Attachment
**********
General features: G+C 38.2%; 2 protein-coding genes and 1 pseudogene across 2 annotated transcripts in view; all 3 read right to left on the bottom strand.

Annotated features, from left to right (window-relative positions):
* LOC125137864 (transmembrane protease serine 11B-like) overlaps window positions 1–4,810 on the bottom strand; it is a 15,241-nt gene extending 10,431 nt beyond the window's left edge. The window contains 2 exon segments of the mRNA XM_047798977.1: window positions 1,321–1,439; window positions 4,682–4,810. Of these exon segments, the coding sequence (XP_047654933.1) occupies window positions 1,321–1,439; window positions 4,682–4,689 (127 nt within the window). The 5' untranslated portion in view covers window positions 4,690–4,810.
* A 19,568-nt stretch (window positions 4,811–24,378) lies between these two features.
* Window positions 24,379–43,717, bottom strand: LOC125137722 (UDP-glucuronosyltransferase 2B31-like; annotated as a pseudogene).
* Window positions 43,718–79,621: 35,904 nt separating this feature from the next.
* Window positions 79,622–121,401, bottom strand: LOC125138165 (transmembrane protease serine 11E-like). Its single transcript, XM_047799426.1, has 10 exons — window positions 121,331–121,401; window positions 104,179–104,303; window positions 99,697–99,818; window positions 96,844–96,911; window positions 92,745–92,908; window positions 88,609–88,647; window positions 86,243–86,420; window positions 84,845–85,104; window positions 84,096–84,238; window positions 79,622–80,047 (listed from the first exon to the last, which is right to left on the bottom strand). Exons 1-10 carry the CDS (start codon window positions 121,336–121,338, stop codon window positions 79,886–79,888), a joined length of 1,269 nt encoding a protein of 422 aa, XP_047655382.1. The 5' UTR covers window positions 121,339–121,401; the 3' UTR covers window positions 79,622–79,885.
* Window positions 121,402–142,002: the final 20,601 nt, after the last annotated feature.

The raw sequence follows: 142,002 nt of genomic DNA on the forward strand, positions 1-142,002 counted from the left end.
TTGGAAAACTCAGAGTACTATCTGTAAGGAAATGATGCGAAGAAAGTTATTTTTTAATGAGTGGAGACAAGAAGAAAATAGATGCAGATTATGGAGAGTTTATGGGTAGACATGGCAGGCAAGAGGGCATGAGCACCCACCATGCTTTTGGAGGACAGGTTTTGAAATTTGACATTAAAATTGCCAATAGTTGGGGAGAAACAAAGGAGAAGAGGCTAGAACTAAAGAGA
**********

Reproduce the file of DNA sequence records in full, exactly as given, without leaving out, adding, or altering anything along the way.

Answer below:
General features: G+C 38.2%; 2 protein-coding genes and 1 pseudogene across 2 annotated transcripts in view; all 3 read right to left on the bottom strand.

Annotated features, from left to right (window-relative positions):
* LOC125137864 (transmembrane protease serine 11B-like) overlaps window positions 1–4,810 on the bottom strand; it is a 15,241-nt gene extending 10,431 nt beyond the window's left edge. The window contains 2 exon segments of the mRNA XM_047798977.1: window positions 1,321–1,439; window positions 4,682–4,810. Of these exon segments, the coding sequence (XP_047654933.1) occupies window positions 1,321–1,439; window positions 4,682–4,689 (127 nt within the window). The 5' untranslated portion in view covers window positions 4,690–4,810.
* A 19,568-nt stretch (window positions 4,811–24,378) lies between these two features.
* Window positions 24,379–43,717, bottom strand: LOC125137722 (UDP-glucuronosyltransferase 2B31-like; annotated as a pseudogene).
* Window positions 43,718–79,621: 35,904 nt separating this feature from the next.
* Window positions 79,622–121,401, bottom strand: LOC125138165 (transmembrane protease serine 11E-like). Its single transcript, XM_047799426.1, has 10 exons — window positions 121,331–121,401; window positions 104,179–104,303; window positions 99,697–99,818; window positions 96,844–96,911; window positions 92,745–92,908; window positions 88,609–88,647; window positions 86,243–86,420; window positions 84,845–85,104; window positions 84,096–84,238; window positions 79,622–80,047 (listed from the first exon to the last, which is right to left on the bottom strand). Exons 1-10 carry the CDS (start codon window positions 121,336–121,338, stop codon window positions 79,886–79,888), a joined length of 1,269 nt encoding a protein of 422 aa, XP_047655382.1. The 5' UTR covers window positions 121,339–121,401; the 3' UTR covers window positions 79,622–79,885.
* Window positions 121,402–142,002: the final 20,601 nt, after the last annotated feature.

The raw sequence follows: 142,002 nt of genomic DNA on the forward strand, positions 1-142,002 counted from the left end.
TTGGAAAACTCAGAGTACTATCTGTAAGGAAATGATGCGAAGAAAGTTATTTTTTAATGAGTGGAGACAAGAAGAAAATAGATGCAGATTATGGAGAGTTTATGGGTAGACATGGCAGGCAAGAGGGCATGAGCACCCACCATGCTTTTGGAGGACAGGTTTTGAAATTTGACATTAAAATTGCCAATAGTTGGGGAGAAACAAAGGAGAAGAGGCTAGAACTAAAGAGA